SBIR Phase I: New approach for producing increased quantities of human antibodies for research, medical, and biodefense applications

Period of Performance: 01/01/2014 - 12/31/2014

$150K

Phase 1 SBIR

Recipient Firm

Alpha Universe, LLC
1202 Ann St
Madison, WI 53713
Principal Investigator, Firm POC

Abstract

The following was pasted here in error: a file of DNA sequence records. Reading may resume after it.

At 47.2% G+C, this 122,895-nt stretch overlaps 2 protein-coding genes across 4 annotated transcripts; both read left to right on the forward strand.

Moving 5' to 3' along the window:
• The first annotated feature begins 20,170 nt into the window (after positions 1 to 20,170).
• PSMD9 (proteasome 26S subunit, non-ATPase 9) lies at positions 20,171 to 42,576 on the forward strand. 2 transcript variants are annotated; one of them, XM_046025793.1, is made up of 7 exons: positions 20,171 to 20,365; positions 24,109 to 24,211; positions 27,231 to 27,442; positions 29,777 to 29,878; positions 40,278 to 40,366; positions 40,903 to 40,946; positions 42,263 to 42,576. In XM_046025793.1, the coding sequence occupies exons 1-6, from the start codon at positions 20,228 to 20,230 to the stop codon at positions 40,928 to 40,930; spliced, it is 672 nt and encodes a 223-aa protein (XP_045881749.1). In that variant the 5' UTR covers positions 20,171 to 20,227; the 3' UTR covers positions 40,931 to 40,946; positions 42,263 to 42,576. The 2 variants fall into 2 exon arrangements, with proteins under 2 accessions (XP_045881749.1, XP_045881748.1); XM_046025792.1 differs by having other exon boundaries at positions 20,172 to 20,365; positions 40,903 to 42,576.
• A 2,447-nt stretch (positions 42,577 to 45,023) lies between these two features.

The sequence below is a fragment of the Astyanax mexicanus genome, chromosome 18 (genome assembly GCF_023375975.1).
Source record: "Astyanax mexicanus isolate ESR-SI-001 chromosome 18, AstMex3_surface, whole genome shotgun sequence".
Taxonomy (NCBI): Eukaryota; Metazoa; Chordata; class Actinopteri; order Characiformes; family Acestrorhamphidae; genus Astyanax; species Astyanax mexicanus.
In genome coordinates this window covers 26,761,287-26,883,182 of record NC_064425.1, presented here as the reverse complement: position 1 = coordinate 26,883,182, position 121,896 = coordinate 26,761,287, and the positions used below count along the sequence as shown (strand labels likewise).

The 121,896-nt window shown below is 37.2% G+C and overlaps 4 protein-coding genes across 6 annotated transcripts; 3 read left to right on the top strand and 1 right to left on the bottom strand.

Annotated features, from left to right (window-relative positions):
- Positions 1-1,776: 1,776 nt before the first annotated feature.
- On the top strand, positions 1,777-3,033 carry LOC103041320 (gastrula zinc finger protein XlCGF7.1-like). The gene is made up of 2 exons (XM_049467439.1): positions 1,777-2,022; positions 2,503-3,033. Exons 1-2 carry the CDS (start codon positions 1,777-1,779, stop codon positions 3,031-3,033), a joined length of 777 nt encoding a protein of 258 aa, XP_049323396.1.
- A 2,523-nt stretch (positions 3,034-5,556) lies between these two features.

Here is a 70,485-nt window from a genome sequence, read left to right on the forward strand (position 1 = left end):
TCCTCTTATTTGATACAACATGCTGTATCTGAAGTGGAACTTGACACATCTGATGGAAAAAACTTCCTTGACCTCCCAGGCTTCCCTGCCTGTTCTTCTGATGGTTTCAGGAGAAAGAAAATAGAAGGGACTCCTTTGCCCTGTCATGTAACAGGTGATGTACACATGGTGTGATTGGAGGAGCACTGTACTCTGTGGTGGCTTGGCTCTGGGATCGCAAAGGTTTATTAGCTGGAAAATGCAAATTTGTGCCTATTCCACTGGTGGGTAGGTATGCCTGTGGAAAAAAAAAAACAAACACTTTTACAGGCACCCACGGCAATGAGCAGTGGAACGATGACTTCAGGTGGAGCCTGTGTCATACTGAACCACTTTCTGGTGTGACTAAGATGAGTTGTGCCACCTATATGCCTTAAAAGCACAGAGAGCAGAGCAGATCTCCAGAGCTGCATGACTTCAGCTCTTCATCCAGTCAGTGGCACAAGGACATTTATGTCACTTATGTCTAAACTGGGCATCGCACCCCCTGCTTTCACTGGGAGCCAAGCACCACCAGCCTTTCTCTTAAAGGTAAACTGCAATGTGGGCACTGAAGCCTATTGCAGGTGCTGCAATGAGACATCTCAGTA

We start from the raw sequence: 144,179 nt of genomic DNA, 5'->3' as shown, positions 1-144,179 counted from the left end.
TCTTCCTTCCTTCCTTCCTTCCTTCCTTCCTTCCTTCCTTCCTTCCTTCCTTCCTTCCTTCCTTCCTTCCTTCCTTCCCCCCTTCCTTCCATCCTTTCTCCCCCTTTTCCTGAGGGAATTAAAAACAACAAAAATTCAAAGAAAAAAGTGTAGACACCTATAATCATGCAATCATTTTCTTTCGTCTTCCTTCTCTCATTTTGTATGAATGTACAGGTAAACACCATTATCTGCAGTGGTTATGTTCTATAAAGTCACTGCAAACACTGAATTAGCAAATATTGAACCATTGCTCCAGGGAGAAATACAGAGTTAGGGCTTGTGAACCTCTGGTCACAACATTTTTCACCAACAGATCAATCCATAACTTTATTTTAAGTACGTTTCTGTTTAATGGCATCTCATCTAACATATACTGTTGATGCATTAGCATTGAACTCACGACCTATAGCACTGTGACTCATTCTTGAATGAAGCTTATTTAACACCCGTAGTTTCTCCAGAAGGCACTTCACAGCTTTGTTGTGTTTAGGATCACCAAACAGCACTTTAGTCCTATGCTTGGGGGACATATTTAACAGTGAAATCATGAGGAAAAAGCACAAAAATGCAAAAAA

The broader impact /commercial potential of this Small Business Innovation Research (SBIR) project will address the needs of the antibody market for fast and inexpensive production of antibodies. Antibodies are among the most utilized molecular tools in the life sciences, whose applications span a variety of areas in biological science and medicine. The worldwide antibody market was estimated at approximately $40 billion in 2008, and is expected to rise above $68 billion by 2016. The development of new antibodies, however, is a lengthy and expensive process. The goal is to develop a system that significantly reduces the time to develop new antibodies as well as the cost. The proposed system and resulting antibodies may be used as a source of future therapeutics, as components of detection systems in biodefense and medicine, or as affinity purification systems for research and diagnostics. The system will be demonstrated in Phase I with the production of antibodies targeted at botulinum neurotoxin, which will be of value to the biodefense area. This SBIR project aims to develop a system for the fast generation of high quantities of antibodies targeted at specific applications. The main objective in Phase I is to develop a platform that allows robust generation of clones producing high quantities of antibodies without the need for time-consuming and labor-intensive gene amplification techniques, such as the dehydrofolate reductase or the glutamine synthase selection systems. This will be coupled with a previously developed method that allows simultaneous generation of multiple humanized or completely human antibodies for the fast generation of diverse collections of antibodies that can address specific needs existing in each segment of the antibody market. However, clones generated via direct transfection of constructs into secondary cell lines, such as Chinese Hamster Ovary (CHO) and Human Embryo Kidney (HEK), produce substantially lower amounts of antibodies than do conventional hybridomas. The amount of antibodies produced is not sufficient to address the needs in any segment of the antibody market. To address needs existing in all segments of the antibody market, it is proposed to develop a new approach for fast and efficient generation and selection of cell clones whose immunoglobulin production levels will be comparable to those of average hybridomas. In combination with the system for robust assembly of immunoglobulin-encoding constructs, this approach will allow the rapid and robust generation of antibodies adapted for use in specific applications.